How A Village Voice Reporter Helped Write the Second Verse of Jay-Z's "Public Service Announcement"
In 2003, this paper sent the writer Elizabeth Mendez Berry to profile Jay-Z on the eve of the release of what was then supposed to be his retirement record, The Black Album. Toward the end of the piece, which was published almost exactly seven years ago, Berry transcribes an interaction she had with Jay:
When I met with him, I gave him a copy of a critical--and I do mean critical--essay on Reasonable Doubt, Vol. 3: Life and Times of S. Carter, and The Blueprint that I contributed to the book Classic Material. The following day, he called to tell me that it provoked him to write a new second verse for "Public Service Announcement." He said that what he appreciated most about the piece was its honesty, and invited me to come to Baseline and hear the cut.
She hears it, eventually, but is left--along with the reader--guessing somewhat as to what role she played in the writing of the verse. Not anymore. On November 16, Spiegel & Grau will publish Decoded, the much anticipated "narrative journey through the lyrics and life" of Jay-Z, written by the rapper with the former Source editor (and occasional Voice contributor) Dream Hampton. In the book, Jay finally tells his side of the story as far as what happened between him and Berry, and how she influenced the writing of one of the great Jay-Z songs. We took the liberty of excerpting that part, below. Enjoy:
Just Blaze was one of the house producers at Roc-A-Fella Records, the company I co-founded with Kareem Burke and Damon Dash. He's a remarkable producer, one of the best of his generation. As much as anyone, he helped craft the Roc-A-Fella sound when the label was at its peak: manipulated soul samples and original drum tracks, punctuated by horn stabs or big organ chords. It was dramatic music: It had emotion and nostalgia and a street edge, but he combined those elements into something original. His best tracks were stories in themselves. With his genius for creating drama and story in music, it made sense that Just was also deep into video games. He'd written soundtracks for them. He played them. He collected them. He was even a character in one game. If he could've gotten bodily sucked into a video game, like that guy in Tron did, he would've been happy forever. I was recording The Black Album and wanted Just to give me one last song for the album, which was supposed to be my last, but he was distracted by his video-game work. He'd already given me one song, "December 4th," for the album--but I was still looking for one more. He was coming up empty and we were running up against our deadlines for getting the album done and mastered.
At the same time, the promotion was already starting, which isn't my favorite part of the process. I'm still a guarded person when I'm not in the booth or onstage or with my oldest friends, and I'm particularly wary of the media. Part of the pre-release promotion for the album was a listening session in the studio with a reporter from The Village Voice, a young writer named Elizabeth Mendez Berry. I was playing the album unfinished; I felt like it needed maybe two more songs to be complete. After we listened to the album the reporter came up to me and said the strangest thing: "You don't feel funny?" I was like, Huh?, because I knew she meant funny as in weird, and I was thinking, Actually, I feel real comfortable; this is one of the best albums of my career. . . . But then she said it again: "You don't feel funny? You're wearing that Che T-shirt and you have--" she gestured dramatically at the chain around my neck. "I couldn't even concentrate on the music," she said. "All I could think of is that big chain bouncing off of Che's forehead." The chain was a Jesus piece--the Jesus piece that Biggie used to wear, in fact. It's part of my ritual when I record an album: I wear the Jesus piece and let my hair grow till I'm done.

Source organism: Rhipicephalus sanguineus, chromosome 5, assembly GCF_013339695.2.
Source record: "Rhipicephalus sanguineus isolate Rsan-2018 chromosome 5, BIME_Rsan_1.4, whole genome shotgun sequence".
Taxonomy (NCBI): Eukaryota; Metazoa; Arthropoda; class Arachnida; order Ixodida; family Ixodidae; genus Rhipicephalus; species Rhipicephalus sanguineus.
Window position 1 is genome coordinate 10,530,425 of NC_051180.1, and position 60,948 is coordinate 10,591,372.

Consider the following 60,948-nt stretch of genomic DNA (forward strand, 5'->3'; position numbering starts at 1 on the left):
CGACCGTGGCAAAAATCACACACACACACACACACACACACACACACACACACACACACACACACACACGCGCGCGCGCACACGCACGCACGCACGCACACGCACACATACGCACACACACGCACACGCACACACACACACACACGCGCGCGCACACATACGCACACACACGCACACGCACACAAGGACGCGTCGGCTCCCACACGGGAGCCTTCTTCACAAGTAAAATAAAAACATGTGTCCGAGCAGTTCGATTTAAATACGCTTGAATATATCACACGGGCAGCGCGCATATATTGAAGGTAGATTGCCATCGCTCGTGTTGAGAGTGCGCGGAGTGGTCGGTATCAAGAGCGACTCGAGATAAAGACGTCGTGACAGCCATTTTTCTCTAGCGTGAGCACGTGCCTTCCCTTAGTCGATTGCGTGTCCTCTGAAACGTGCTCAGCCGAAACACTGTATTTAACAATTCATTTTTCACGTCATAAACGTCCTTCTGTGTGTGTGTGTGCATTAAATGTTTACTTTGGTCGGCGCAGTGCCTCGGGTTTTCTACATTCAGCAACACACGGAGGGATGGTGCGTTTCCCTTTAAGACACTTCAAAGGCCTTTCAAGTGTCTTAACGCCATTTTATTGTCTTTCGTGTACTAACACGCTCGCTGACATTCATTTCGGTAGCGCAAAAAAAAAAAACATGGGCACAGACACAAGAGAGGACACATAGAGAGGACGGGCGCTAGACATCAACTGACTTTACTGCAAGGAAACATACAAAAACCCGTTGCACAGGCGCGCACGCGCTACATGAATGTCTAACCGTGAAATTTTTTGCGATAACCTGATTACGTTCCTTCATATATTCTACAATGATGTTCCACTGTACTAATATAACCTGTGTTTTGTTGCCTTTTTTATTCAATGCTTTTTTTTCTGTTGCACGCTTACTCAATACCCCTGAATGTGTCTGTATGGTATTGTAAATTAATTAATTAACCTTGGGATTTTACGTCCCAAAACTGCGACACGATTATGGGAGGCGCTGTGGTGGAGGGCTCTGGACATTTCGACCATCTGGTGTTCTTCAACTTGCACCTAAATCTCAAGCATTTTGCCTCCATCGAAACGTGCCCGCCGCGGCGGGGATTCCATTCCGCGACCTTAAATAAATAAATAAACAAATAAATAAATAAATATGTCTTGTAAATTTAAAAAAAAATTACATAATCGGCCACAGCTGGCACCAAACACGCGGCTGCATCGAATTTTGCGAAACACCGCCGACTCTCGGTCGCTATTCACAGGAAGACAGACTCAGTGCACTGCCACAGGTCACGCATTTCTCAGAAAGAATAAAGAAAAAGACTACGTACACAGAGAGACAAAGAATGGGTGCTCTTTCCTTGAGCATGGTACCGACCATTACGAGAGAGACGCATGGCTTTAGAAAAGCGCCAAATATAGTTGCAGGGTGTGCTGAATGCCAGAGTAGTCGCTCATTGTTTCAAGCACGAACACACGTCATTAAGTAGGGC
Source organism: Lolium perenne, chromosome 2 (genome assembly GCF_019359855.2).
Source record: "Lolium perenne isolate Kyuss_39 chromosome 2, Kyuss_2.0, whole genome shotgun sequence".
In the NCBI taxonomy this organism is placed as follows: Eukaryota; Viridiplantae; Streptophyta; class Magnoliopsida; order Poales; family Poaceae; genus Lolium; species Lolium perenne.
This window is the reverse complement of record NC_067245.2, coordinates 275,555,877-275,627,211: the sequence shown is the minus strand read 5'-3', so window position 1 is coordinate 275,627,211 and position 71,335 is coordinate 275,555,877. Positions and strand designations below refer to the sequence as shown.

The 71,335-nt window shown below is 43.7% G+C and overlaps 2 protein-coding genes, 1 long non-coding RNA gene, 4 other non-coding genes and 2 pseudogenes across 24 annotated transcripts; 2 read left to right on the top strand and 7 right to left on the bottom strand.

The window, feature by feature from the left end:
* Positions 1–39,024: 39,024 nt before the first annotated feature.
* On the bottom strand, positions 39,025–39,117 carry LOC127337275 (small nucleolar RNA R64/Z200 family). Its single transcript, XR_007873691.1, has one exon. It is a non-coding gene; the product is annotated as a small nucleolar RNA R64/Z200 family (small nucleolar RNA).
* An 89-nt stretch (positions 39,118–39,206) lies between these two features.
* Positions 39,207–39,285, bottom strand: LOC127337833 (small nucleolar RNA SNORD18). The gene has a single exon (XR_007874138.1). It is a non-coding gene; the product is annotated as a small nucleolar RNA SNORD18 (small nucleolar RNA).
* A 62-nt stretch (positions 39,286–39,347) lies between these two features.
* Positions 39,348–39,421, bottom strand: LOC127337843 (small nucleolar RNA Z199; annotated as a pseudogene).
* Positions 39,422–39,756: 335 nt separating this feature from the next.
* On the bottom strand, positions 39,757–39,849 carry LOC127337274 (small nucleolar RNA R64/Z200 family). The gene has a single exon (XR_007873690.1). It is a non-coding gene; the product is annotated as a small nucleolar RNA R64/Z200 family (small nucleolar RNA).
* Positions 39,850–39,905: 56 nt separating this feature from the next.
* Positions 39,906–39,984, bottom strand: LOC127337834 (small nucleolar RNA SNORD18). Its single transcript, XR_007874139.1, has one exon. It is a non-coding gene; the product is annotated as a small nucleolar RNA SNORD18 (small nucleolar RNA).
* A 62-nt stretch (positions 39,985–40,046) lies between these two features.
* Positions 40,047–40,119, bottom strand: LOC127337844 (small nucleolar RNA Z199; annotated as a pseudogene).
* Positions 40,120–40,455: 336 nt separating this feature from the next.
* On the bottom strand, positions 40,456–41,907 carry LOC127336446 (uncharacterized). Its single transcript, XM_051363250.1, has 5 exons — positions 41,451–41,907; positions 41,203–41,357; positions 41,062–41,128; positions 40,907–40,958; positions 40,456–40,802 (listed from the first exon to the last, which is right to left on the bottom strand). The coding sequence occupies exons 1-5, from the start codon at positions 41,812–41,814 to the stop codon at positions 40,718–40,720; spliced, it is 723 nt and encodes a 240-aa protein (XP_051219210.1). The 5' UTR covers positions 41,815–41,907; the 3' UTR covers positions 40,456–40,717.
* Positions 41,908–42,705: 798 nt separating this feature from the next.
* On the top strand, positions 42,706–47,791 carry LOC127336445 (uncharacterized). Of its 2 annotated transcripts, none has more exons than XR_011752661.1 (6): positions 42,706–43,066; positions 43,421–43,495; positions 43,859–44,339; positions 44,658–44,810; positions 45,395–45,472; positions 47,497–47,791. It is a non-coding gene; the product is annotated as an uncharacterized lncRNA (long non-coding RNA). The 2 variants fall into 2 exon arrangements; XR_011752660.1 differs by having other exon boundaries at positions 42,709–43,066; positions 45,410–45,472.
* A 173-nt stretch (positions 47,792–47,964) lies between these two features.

This wasn't the first time I'd worn a Che T-shirt--I'd worn a different one during my taping of an MTV Unplugged show, which I'd taped with the Roots. I didn't really think much of it. Her question--don't you feel funny?--caught me off guard and I didn't have an answer for her. The conversation moved on, but before she left she gave me a copy of an essay she wrote about me for a book about classic albums. The essay was about three of my albums: Reasonable Doubt, Vol. 3 . . . Life and Times of S. Carter, and The Blueprint. That night I went home and read it. Here are some highlights:
On "Dope Man" he calls himself, "the soul of Mumia" in this modern-day time. I don't think so.
Jay-Z is convincing. When he raps, "I'm representing for the seat where Rosa Parks sat / where Malcolm X was shot / where Martin Luther was popped" on "The Ruler's Back," you almost believe him.
And, referring to my MTV Unplugged show:
When he rocks his Guevara shirt and a do-rag, squint and you see a revolutionary. But open your eyes to the platinum chain around his neck: Jay-Z is a hustler.
Wow. I could've dismissed her as a hater; I remember her going on about "bling-bling," which was just too easy, and, honestly, even after reading her essays I was mostly thinking, "It's a T-shirt. You're buggin." But I was fascinated by the piece and thought some more about what she was saying. It stuck with me and that night I turned it around in my head.